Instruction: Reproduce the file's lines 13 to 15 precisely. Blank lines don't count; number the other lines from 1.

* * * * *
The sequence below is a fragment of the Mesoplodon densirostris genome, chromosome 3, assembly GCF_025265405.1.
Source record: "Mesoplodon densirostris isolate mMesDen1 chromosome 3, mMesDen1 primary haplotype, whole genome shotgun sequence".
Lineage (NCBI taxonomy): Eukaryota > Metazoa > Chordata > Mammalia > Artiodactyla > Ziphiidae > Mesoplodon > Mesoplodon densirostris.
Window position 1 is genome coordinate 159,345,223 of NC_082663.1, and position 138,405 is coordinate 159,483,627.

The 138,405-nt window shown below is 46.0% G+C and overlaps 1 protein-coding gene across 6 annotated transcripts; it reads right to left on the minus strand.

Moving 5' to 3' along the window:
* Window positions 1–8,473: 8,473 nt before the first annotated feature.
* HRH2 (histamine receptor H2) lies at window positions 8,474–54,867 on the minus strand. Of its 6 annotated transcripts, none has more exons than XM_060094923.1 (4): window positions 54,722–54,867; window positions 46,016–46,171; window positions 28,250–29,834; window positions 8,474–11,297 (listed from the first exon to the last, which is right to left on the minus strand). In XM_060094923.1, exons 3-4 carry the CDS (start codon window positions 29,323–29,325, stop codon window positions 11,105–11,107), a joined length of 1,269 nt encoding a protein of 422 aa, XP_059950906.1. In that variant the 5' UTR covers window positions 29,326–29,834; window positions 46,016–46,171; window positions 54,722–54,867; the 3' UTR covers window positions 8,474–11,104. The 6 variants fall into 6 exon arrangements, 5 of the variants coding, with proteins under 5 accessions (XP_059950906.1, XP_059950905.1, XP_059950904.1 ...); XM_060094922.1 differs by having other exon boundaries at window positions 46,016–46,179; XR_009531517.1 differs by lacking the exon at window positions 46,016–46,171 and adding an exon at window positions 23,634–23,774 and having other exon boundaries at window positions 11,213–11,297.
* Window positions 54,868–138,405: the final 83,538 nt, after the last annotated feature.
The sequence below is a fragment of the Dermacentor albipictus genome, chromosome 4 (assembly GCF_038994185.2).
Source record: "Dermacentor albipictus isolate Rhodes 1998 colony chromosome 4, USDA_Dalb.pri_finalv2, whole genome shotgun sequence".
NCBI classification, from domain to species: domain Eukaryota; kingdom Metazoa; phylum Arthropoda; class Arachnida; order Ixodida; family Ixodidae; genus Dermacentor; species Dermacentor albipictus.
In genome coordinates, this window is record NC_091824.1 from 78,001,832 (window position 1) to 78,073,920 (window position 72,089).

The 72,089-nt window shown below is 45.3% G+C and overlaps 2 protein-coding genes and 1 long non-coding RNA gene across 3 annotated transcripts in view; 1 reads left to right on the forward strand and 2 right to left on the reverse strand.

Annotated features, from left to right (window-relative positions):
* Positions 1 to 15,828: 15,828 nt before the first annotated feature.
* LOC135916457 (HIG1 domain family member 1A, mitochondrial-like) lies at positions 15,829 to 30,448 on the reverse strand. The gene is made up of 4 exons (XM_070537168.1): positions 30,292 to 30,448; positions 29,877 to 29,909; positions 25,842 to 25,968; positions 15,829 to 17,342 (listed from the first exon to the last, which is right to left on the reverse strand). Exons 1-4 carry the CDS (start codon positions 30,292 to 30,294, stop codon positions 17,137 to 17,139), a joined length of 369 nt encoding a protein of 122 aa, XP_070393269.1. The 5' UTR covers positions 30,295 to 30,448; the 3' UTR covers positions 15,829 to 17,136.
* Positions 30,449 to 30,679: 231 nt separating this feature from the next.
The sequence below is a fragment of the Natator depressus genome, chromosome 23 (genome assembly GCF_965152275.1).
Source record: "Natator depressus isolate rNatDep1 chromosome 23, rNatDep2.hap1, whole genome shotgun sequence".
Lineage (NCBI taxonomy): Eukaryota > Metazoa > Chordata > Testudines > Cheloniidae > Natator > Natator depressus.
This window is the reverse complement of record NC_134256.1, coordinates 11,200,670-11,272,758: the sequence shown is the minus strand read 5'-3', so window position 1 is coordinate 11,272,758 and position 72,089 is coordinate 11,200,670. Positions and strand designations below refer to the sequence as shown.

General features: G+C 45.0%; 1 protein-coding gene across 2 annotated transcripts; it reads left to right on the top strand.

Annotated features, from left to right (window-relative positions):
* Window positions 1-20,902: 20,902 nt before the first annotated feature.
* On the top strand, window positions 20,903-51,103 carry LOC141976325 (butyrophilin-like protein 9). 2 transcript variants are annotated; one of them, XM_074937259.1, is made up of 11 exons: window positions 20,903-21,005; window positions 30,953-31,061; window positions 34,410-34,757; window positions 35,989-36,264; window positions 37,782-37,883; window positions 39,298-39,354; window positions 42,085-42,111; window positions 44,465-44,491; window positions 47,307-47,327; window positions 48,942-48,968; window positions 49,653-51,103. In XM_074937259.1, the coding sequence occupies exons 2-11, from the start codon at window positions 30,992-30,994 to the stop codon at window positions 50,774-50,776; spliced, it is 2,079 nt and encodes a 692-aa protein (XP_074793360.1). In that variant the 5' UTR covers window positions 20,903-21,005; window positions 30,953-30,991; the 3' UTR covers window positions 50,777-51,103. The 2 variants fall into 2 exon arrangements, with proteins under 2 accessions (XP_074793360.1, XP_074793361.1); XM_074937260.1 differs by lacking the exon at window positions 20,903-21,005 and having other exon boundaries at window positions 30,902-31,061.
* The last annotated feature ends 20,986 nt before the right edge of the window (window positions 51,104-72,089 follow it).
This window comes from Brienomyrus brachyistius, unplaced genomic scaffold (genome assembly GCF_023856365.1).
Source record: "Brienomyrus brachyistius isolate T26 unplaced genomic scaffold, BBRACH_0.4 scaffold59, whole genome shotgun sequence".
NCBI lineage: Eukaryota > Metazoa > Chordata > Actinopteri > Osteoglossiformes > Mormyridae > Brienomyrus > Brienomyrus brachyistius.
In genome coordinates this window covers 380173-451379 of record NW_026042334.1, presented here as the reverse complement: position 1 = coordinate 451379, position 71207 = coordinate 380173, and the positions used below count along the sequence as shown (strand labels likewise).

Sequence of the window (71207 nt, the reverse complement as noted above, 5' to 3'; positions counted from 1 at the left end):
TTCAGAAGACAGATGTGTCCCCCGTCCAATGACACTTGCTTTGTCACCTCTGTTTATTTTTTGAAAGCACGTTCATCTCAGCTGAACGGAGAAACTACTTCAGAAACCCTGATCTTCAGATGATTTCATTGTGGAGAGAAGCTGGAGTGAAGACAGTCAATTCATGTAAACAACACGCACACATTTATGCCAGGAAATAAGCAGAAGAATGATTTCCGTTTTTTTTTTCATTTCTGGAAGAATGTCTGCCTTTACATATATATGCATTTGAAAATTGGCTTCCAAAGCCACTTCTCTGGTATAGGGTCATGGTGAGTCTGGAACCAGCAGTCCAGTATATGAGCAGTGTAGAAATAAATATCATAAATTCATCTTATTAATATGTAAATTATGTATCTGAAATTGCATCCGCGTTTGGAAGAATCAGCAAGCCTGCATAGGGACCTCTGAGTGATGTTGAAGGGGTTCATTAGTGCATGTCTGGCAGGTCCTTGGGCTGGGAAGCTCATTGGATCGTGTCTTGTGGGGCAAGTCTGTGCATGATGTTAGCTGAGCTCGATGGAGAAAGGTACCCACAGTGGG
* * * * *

In genome coordinates, this window is record NC_091824.1 from 78,001,832 (window position 1) to 78,073,920 (window position 72,089).

The 72,089-nt window shown below is 45.3% G+C and overlaps 2 protein-coding genes and 1 long non-coding RNA gene across 3 annotated transcripts in view; 1 reads left to right on the forward strand and 2 right to left on the reverse strand.

Annotated features, from left to right (window-relative positions):